Summary: staying faithful through trials. Rejoice because they are doing you good.
This morning, I want us to look at the biblical viewpoint of the trials that occur in our lives. And the first thing that I want to do is to differentiate between consequences and trials. The reason that I feel that this is necessary is that most of us want to think of them as the same, but they are not. When we think of them as the same, we often blame God for trials, when in actuality, we are just suffering the consequences of our own choices.
Consequences do not have to bad things. There are good and bad consequences. However, many times, they are things that we have to deal with because we have sinned in some fashion and we now have to deal with the consequences of that sin. These are far more common that they should be.
We just went to Western Christian’s school play “Seven Brides for Seven Brothers.” In the play, and the movie by the same name, the brothers kidnap the women that they like from the closest town to their farm. Spoiler alert coming! The young women like the brothers as well. Obviously, the fathers and would-be suitors of these young women chase the brothers, but they cause an avalanche to occur, which separates the town from the farm until the spring. During that time, the young women’s honor is protected by the matriarch of the family, the eldest brother’s new wife. She has a baby just prior to the snow thaw. The brothers know that the fathers are coming and so do the young women, who are now firmly in love with the young men and do not want to return to the town. So when the dads show up and see the baby, they want to know who had the baby. Every one of the girls say that they did. Since they will not divulge who the actual mother of the baby is, every last one of them is ‘forced’ to marry the young man that they are in love with.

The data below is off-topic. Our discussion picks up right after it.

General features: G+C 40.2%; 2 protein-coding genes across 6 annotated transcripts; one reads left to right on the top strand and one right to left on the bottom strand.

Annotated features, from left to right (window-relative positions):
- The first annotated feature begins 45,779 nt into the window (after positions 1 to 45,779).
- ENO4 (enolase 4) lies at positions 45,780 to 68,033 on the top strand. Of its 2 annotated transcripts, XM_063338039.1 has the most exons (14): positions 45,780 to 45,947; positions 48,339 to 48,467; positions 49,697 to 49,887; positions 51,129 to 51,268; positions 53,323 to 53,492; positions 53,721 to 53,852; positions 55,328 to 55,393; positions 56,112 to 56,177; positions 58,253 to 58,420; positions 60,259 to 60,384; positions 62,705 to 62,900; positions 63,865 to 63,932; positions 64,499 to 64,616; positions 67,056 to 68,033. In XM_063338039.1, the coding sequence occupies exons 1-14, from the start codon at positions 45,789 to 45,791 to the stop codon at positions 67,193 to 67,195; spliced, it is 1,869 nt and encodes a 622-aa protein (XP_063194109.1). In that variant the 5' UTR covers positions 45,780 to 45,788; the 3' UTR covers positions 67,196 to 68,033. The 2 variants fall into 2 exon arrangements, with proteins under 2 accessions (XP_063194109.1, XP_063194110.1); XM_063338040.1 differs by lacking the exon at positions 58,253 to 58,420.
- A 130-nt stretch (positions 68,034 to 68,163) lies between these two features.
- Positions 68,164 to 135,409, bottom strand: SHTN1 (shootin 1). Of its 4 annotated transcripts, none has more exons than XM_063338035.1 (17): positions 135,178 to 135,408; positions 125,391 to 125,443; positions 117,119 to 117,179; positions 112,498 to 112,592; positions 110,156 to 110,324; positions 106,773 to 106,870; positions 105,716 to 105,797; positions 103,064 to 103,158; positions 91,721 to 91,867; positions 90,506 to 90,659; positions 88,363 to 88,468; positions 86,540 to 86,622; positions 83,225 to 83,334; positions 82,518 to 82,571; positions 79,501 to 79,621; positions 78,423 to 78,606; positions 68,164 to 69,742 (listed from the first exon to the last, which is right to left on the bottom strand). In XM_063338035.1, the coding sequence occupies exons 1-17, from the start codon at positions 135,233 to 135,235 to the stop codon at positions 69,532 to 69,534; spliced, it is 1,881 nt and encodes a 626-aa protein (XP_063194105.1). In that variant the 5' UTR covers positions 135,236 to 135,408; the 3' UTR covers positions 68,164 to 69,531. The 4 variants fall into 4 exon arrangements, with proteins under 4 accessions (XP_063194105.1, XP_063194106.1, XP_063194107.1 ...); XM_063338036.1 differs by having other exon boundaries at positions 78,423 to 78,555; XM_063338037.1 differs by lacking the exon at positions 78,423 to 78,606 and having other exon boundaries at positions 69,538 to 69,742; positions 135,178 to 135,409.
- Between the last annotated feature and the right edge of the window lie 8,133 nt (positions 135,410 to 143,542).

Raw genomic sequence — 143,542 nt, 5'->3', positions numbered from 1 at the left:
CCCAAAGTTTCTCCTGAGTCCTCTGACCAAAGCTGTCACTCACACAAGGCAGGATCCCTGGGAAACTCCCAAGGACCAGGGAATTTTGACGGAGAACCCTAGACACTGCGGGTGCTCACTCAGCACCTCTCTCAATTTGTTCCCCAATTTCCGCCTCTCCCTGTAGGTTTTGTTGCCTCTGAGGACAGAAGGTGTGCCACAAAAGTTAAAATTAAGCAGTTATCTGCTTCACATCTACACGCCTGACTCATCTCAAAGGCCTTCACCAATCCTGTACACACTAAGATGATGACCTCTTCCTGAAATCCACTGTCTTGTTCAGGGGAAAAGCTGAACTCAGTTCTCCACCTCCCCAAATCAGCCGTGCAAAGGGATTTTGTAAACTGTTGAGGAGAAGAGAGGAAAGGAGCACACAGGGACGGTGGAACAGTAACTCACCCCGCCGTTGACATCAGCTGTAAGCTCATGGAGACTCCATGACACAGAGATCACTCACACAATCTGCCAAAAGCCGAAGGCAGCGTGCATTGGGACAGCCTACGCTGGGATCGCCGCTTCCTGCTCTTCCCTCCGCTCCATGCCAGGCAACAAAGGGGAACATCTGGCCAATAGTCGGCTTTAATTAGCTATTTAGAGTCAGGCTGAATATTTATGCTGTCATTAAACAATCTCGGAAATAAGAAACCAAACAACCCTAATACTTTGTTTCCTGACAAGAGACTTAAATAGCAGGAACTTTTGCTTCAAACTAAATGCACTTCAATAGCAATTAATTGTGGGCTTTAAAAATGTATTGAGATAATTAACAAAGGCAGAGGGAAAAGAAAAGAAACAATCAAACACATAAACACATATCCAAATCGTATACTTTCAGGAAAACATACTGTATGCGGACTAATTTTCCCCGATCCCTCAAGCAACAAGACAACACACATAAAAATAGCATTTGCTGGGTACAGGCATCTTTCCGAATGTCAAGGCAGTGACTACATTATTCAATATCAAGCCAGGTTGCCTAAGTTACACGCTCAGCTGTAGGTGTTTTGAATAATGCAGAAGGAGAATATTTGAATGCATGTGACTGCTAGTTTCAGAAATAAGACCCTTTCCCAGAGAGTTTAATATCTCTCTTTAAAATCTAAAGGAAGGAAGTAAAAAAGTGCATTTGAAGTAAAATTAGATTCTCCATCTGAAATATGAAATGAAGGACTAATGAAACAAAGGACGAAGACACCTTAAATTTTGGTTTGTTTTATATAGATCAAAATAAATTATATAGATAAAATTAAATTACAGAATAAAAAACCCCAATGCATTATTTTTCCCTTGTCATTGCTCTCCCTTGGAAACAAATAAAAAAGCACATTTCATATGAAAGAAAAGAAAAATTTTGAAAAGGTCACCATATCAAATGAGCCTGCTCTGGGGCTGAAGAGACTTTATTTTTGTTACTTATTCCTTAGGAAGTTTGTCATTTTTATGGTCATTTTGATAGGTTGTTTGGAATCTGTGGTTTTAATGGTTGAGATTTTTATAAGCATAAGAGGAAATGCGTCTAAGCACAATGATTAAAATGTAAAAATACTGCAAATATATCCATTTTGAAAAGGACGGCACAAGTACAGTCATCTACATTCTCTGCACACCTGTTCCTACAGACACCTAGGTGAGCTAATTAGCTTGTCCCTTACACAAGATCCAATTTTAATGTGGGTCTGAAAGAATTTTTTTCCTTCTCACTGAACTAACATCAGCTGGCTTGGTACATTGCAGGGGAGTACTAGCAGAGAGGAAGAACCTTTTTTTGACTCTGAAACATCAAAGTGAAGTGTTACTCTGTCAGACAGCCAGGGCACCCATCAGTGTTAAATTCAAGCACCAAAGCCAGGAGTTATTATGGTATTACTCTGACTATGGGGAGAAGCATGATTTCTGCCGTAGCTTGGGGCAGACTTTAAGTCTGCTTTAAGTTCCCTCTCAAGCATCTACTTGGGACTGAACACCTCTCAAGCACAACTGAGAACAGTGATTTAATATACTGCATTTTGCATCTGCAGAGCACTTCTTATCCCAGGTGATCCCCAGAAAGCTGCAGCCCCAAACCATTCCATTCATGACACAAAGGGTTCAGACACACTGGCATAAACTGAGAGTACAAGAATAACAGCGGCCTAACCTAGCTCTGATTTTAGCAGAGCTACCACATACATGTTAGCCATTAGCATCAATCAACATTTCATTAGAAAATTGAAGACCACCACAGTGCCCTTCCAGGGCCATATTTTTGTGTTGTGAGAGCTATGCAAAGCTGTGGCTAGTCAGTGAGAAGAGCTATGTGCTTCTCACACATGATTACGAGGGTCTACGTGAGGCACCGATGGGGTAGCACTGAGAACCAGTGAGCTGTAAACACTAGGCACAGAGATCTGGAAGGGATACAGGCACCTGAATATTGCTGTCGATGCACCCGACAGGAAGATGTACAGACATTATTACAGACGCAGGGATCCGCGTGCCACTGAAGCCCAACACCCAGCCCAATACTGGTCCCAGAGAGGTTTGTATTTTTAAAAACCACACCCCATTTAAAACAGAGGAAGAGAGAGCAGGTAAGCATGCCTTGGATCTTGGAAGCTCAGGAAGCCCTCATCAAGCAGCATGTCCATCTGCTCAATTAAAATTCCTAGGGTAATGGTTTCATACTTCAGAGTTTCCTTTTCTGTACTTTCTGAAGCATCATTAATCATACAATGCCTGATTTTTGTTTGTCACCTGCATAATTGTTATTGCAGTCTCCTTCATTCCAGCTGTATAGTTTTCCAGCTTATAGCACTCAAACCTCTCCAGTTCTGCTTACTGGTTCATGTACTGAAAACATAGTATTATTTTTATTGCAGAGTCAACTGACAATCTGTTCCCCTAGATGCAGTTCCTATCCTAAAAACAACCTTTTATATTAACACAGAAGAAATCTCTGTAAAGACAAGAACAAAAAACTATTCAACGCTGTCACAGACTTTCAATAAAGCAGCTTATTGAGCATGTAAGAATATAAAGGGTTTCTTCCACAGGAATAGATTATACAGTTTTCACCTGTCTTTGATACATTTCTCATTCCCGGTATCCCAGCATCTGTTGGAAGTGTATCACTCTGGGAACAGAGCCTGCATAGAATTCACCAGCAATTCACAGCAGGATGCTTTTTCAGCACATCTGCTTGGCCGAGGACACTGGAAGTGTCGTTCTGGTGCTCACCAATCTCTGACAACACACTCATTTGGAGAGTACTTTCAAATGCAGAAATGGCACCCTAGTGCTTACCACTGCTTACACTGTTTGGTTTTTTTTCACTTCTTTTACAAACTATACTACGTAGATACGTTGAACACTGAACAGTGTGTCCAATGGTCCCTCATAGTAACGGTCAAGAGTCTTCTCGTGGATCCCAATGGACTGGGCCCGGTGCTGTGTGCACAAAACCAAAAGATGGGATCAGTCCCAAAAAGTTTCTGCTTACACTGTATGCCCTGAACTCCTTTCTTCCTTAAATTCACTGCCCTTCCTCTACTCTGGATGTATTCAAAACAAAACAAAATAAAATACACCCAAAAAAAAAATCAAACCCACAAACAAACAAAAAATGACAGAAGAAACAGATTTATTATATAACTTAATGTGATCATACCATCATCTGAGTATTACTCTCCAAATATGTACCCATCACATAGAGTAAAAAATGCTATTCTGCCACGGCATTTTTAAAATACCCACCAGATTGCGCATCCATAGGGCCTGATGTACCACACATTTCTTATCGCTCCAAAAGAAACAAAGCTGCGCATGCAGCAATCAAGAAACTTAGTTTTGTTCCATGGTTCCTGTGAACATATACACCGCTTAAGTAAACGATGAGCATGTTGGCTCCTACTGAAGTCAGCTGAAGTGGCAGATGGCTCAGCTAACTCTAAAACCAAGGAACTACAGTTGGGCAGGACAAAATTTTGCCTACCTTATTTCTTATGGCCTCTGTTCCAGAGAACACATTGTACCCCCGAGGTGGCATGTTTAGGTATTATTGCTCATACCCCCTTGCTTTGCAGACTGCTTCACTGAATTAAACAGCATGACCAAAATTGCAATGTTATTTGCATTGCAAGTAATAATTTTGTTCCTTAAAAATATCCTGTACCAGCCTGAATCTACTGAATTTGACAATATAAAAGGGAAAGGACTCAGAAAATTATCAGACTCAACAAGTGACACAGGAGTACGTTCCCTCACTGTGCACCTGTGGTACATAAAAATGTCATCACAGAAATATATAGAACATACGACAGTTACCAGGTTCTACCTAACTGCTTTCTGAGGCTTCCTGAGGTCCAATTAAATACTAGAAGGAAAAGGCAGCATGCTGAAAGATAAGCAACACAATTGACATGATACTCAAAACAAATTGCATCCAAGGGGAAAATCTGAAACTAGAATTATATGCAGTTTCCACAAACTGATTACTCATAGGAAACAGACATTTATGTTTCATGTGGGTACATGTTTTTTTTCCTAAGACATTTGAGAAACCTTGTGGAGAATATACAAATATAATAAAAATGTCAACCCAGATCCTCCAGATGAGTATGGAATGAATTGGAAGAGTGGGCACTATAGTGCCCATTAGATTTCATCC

Why were they ‘forced’ to marry the young men? Because, back then, this was the consequence for having a child out of wedlock. They had to deal with the consequence of their supposed indiscretion.
Every single one of us has had to deal with the consequences of something in our lives. It can be as simple as the choices we make in the things that we choose to eat. If you choose to eat meat and potatoes, as I do, you have to live with the extra girth that you will almost certainly acquire. You may also have high cholesterol and heart problems that are associated with a high-fat diet.
When we have children, there are consequences. Brad, when you and Cindy had Connor, did your lives change in any way? Of course it did. Whenever we have children there are consequences. Some consequences are good. We have a new life that we will cherish for the rest of our own life. We have someone to pour our lives into and bring up in the way that they should go. There are certainly drawbacks as well. When they are young, you don’t go to the same restaurants that you used to go to. You don’t just go wherever you want to go whenever you want to. You have someone else to think about.
The same is true for marriage. The consequence of joining with someone in marriage is that you should begin to put away some of the selfish things that you used to do because you want to please your spouse. When Paula and I got married, the guys that I played ball with didn’t understand why I would rather get home and spend the evening with my wife instead of hanging out with them after work. As a consequence of getting married, my priorities had changed.
These are all consequences. They are not trials. Trials are either things that are put in our paths or they may come as a result of a fallen, diseased world. They could also be as a result of our Christianity. Standing up for Jesus can be fraught with danger in many countries around the world. Life-threatening diseases such as cancer are certainly one aspect of trials that many of us or our family members have had to face. Sometimes, it is the loss of our loved ones. It could be the loss of a job. They could be any number of things that come our way. Whatever the actual trial is, Jesus tells us (John 16:33):
“I have told you these things, so that in me you may have peace. In this world you will have trouble. But take heart! I have overcome the world.”
In the NT, there are two main words used when describing the trials or troubles that we are called to go through. One of them is thlipsis, which is affliction or oppression. The other is peirasmos, which is translated as a test or trial. Both of these words are used when describing the things that we must face in this world, and most of us are familiar with them both.